3D Microhardness Tester Overview
- Widest Range mN to 40N on one head.
- Both indentation and scratch with the same head.
- Piezo and capacitive based for high precision.
- Patented image correlation between data and 3D images.
- In-line 3D Profiler to quantify cracks, pileups, defects, roughness, and position.
What is microindentation hardness testing?
Microindentation hardness testing (or microhardness testing) is a method to measure the hardness, modulus, and several other properties of a material on a microscopic scale.
Our Surface Mechanical Tester SMT-5000 combines piezo actuation and capacitive sensing technologies. The micro indentation head – IST brings the highest precision measurements, from nano to micron ranges. In addition, the SMT-5000 merges the ability to measure mechanical properties. Such as, hardness, modulus, scratch adhesion, film thickness, surface roughness, 3D imaging, and many others.
Besides the IST module, the SMT-5000 incorporates environmental modules (temperature, humidity, corrosion). All these capabilities of the SMT-5000 provide the use of microindentation for quality control. Or cater to demanding engineers and researchers in many fields.
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Automatic load and displacement curves, Hardness (Traditional and instrumented), Elastic Modulus, Creep, and many more calculations.
- Microindentation + scratch test combination head from mN to 40 N
- Piezo controlled actuator for both Indentation and scratch mode
- Multi dimension capacitive force measurements
A Microhardness Tester Like No Other
The SMT-5000 is customizable and provides reliable microhardness and modulus analysis. Clear results every time.
Automatic Microhardness Indentation 3D Image Using In-line Universal Profilometer
Indenters and Scratch Mode
Click of a button run (indent + 3D image + scratch)
Load Profiles: constant, linear, or user-defined applied load profiles. Measure the normal force and resulting friction forces using precise NIST traceable sensors.
Indenters: Berkovich, Balls, Cube Corner, Conical-Spherical, Knife, Knoop, Vickers, and more diamond indenters.
Characterize coating adhesion, mar resistance, hardness, and more.
Sensors and Chambers
Application specific solutions
Environmental chambers and a variety of sensors create numerous microindentation and scratch test variations that replicate real-life scenarios.
Electrical Contact Resistance
Identifies the coating failure point via the measure of the electrical resistance change.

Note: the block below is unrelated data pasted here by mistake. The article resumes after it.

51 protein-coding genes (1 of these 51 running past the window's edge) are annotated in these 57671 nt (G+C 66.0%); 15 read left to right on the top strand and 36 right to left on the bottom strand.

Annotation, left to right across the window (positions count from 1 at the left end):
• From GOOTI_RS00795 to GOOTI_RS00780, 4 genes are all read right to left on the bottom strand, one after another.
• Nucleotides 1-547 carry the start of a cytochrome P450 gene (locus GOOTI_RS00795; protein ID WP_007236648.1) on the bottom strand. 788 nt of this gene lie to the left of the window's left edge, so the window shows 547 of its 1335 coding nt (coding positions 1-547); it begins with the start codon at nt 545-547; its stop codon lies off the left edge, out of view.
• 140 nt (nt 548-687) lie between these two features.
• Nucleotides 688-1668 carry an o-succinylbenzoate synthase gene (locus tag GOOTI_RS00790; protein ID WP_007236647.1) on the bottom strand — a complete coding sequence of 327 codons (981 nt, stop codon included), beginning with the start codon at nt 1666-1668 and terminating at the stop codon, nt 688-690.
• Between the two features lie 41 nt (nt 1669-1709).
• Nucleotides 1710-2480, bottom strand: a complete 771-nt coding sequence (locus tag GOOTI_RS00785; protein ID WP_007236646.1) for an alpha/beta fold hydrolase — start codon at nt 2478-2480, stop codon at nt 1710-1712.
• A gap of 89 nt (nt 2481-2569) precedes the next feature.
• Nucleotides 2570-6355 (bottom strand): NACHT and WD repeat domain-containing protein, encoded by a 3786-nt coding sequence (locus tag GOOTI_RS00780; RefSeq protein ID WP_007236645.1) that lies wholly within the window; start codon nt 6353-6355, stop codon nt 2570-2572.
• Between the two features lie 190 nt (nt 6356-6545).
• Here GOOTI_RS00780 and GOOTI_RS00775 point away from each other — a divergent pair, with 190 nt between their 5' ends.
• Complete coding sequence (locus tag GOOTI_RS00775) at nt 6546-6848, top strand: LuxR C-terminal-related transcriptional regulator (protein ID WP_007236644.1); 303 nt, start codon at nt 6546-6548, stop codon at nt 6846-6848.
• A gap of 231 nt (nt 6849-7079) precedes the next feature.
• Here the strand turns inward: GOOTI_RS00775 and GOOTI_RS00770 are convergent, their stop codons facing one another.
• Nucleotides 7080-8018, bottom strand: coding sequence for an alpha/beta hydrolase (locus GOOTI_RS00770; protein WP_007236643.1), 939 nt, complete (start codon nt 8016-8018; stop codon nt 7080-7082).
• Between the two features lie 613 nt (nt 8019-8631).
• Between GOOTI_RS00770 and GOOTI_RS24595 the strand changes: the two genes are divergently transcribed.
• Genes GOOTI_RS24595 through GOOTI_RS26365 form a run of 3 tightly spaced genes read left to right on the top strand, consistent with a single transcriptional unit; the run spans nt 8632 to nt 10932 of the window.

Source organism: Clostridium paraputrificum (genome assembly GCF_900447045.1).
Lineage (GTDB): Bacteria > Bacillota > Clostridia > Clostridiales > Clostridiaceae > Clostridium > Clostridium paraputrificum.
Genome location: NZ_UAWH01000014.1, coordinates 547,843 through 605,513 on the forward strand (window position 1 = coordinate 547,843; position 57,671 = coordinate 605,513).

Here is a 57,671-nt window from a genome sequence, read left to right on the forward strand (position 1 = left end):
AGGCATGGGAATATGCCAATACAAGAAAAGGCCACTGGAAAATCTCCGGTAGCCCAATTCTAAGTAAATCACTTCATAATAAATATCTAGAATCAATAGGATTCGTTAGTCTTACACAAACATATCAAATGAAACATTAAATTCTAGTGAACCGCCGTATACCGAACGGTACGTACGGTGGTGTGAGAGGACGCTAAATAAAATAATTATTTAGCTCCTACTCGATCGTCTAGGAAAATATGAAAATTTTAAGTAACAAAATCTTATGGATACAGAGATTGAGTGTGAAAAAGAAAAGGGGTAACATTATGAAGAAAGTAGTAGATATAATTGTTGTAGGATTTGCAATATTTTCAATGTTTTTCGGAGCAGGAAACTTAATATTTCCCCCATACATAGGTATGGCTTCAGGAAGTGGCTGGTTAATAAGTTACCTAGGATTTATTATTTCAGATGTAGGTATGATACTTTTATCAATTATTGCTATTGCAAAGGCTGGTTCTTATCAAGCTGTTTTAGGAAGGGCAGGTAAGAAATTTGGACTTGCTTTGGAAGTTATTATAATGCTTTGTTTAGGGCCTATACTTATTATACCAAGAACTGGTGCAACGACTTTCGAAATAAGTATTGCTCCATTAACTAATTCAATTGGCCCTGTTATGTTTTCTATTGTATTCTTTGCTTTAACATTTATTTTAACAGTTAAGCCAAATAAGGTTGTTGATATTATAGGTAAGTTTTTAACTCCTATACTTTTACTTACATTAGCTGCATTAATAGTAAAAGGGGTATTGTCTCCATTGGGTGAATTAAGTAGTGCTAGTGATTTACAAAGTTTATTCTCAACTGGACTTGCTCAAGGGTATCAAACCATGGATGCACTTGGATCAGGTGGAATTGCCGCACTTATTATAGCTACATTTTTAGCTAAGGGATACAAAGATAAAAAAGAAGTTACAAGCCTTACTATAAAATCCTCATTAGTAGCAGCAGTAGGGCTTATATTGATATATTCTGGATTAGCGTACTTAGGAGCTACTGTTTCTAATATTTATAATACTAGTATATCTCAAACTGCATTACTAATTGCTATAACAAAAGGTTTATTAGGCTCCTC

Spot brittle material failures by measuring the shock vibrations.
Study effect of corrosion material properties.
Temperature, Humidity, and More.
High Accuracy, easy to use, automatic reporting, and ASTM and ISO compliant. Simply load a recipe and click start. The software provides unequaled stability, precision, and insight.
The Microindenter Solution
Our SMT-5000 microhardness tester is used extensively across a wide range of industries:
- Thermal Spray Coatings
- Turbine, engine, components
- Anti corrosive coatings
- Marr Resistance
- Thermal Spray Coatings
- Bio compatible coatings
- Medical devices
- Valves, pumps
- Ceramic coatings
- Bulk materials
- Cutting tools
- Thermal spray
- Bulk Materials
- Textured surfaces
Optics and Glasses
- Touch screen
- Consumer goods
- Coatings on tablet
- Marr resistance
- Bulk materials
- Thin coatings
- Protective coatings
- Consumer goods
What is a Microindentation Tester?
The Rtec Instrument microindentation tester (or microhardness tester) measures hardness, elastic modulus, and many others at a microscopic scale. Read more below on how the SMT-5000 answers common microindentation testing questions.
What Is Instrumented Indentation testing?
Instrumented Indentation Testing (IIT) involves pressing an indenter of known geometry into a surface while controlling and measuring the force and displacement. The resulting load-displacement curves are used to calculate hardness and elastic modulus among other things.
How is hardness measured in indentation?
Hardness is defined as a contact pressure (Force by contact area).
Traditional hardness tests use the maximum force applied on the tip and the visual measurement of the size of the imprint left into the material (after removal of the force) to calculate Hardness values.
IIT also uses the maximum force applied on the tip, but calculates the true cross-sectional area of contact between the tip and the material at the point of maximum force
What is the difference between IIT and traditional hardness tests?
Why IIT is Different
IIT brings additional information about the material. Such as the elastic modulus, that the conventional hardness could not measure. Additionally, the direct calculations of the area used for Hardness in IIT eliminate the possible errors introduced by users. It instead measures the imprint optically rather than traditional hardness tests. Finally, the use of much lower forces in IIT allows for the investigation of much smaller volumes of materials. This opens the ability to measure coatings independently from their substrate.
How is modulus measured using IIT?
Elastic modulus is the ability of a material to “bounce back” after applying stress. By its control and recording of force and displacement, IIT can provide the elastic modulus of the material tested by studying the unloading portion of the test. After the maximum force is applied to the material, the test’s unloading portion represents the material’s elastic response. A fitting of the unloading curve accompanied by using different models yields the value of the elastic modulus.
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